There wasn’t much innovation in preserving, because mistakes could be deadly.  From the Middle Ages to the beginning of the 1800’s, the only innovation was conserving meat in a layer of fat/oil – used in potted meats and duck/goose confit (salt-curing a piece of meat, and cooking it in its own fat).

Duck confit.

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Hey everyone! So good to see you again. Sorry for not being around last week, but I’m here now and we’re moving right along with everyone’s favorite thief, Kurama. This dish is long but so worth it. Remember: Everything you chill in this dish must reach a temperature of 40 degree fahrenheit. before you serve it. If you don’t have Rose Petal Extract, add some rose water or Rose Syrup instead! I will be posting duck, sauce and Knife skill tutorials soon! 


Spicy Pepper Steak…again! All properties concerning the food in this video is property of Nintendo. Watch it here.

For Marinade:

  • 3 TBL Spicy Elixir or Sriracha
  • 1/3 cup soy sauce
  • 1 TBL lemon juice
  • 2 TBL shallots
  • 1 TBL olive oil
  • 1 tsp pepper
  • 1 duck breast
  • 1 steak
  • 4 oz. mushrooms
  • 4 oz. red peppers or red jalapeños

To make marinade: in a blender, place soy sauce, lime juice, olive oil, shallots, pepper and Spicy Elixir (or Sriracha). Blend until smooth.

Score the fat side of a duck breast so that it renders fat. Slice the edge of a steak so it doesn’t curve up when cooking. Place each in their own zip top bag. Pour in one third of your marinade into each bag. Seal and allow to marinade in the fridge for at least 2 hours.

In another bowl, combine mushrooms and peppers. Toss in the rest of your marinade. Place on skewers. Once your meat is done marinading, remove it from it’s marinade and pat dry. Crank up your favorite grill to high.

Once grill is hot, slap on your steak and your duck breast, fat side down. Turn your meat and cook after about five minutes, depending on what temperature you want your meat cooked to. Once meat is cooked to desired temp, remove to clean plate to cool. As it cools, place your mushroom and pepper skewers on the grill and cook, turning every 2 minutes until lightly charred.

To serve: slice up meat and serve with charred mushrooms and peppers, and a light green salad.

Buy: Zelda Breath of the Wild, Zelda Toys+Plush
Perpetual Motion 1/1

I planned on writing this anyway but decided to kill two birds with one stone. Written for a fanfic challenge on Facebook for @wildwingsuz and her group in response to a photo prompt (A swing by a pond/lake) but also included is conversation prompt #19 for the anon who said the prompt “I’m okay”……..”You don’t look okay”……..”Well stop fucking looking then” sounds ‘totally Scully-esque’.

I agree wholeheartedly and this is the result.  

Set during Revival and also recounts events pre IWTB


We had first discovered this place when we had already been living in the farmhouse for several months, happening upon it one fine Spring day when we finally began to properly explore the land that surrounded us on all four sides; the warmth of the weak sunshine tempting us to walk farther than we had during the frigid winter months where really,  we had been far too preoccupied in trying to find a way to heal the wounds we had inflicted upon each other  amid the confusion and uncertainty of our time on the run, than in venturing outside to map out our domain.

We knew there was a lake somewhere on the property – the real estate deeds had spoken of just such a thing – rather grandly called ‘Pioneer’s lake’- I’m guessing it was a man made relic of times gone by.

I’m not sure I would have called it a lake though because although large enough to house a small wooden dock which creaked ominously even under Scully’s slight weight, to me it was nothing more than an over-sized pond complete with a family of fat brown ducks who squawked an indignant warning amidst much ruffling of feathers at the pair of interlopers who had disturbed their quiet sanctuary.  And sanctuary, as it turned out, was a pretty good description for this cool green oasis because from the minute she set eyes on it, Scully fell instantly in love.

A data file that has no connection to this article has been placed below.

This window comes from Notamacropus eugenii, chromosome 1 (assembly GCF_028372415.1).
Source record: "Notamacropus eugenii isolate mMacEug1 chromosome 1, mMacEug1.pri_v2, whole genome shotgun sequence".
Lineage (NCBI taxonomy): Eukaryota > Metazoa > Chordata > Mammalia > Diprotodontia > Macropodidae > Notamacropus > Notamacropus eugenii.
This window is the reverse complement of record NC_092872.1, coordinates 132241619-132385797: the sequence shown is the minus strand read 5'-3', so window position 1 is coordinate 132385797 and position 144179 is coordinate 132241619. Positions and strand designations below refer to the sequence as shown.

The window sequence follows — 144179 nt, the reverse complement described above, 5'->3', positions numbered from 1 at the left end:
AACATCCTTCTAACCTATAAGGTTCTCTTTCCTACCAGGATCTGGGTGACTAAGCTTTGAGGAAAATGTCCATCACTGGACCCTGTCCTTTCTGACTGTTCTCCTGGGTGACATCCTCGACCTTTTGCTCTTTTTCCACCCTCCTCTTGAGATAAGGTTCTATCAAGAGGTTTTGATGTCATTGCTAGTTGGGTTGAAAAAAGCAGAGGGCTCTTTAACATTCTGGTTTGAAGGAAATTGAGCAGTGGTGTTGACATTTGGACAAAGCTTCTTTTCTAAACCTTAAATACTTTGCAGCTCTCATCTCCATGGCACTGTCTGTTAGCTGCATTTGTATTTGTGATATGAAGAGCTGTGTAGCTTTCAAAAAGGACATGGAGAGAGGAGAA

To see her truly happy for the first time in months twisted and pulled at something deeply primitive that lay slumbering inside me and which I had thought had been quieted forever; namely my need to protect her, to give her whatever it might take to quiet the demons which plagued her so mercilessly and which had forced me to make the decision to finally stop running before I lost her forever.

We had found ourselves in a small town in Nevada in those final few weeks;  sparsely populated, it had enough amenities to make life a little easier.  No longer moving constantly as we had right at the very beginning we had, for the previous year or so, settled – if you could call it that – in similar non-descript places for just long enough to find some paid employment to boost our rapidly declining finances; a few weeks at a time where we found something cheap to rent and stopped to catch our breath.

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Listen says fox it is music to run
over the hills to lick
dew from the leaves to nose along
the edges of the ponds to smell the fat
ducks in their bright feathers but
far out, safe in their rafts of
sleep. It is like
music to visit the orchard, to find
the vole sucking the sweet of the apple, or the
rabbit with his fast-beating heart. Death itself
is a music. Nobody has ever come close to
writing it down, awake or in a dream. It cannot
be told. It is flesh and bones
changing shape and with good cause, mercy
is a little child beside such an invention. It is
music to wander the black back roads
outside of town no one awake or wondering
if anything miraculous is ever going to
happen, totally dumb to the fact of every
moment’s miracle. Don’t think I haven’t
peeked into windows. I see you in all your seasons
making love, arguing, talking about God
as if he were an idea instead of the grass,
instead of the stars, the rabbit caught
in one good teeth-whacking hit and brought
home to the den. What I am, and I know it, is
responsible, joyful, thankful. I would not
give my life for a thousand of yours.

Mary Oliver, “Straight Talk from Fox”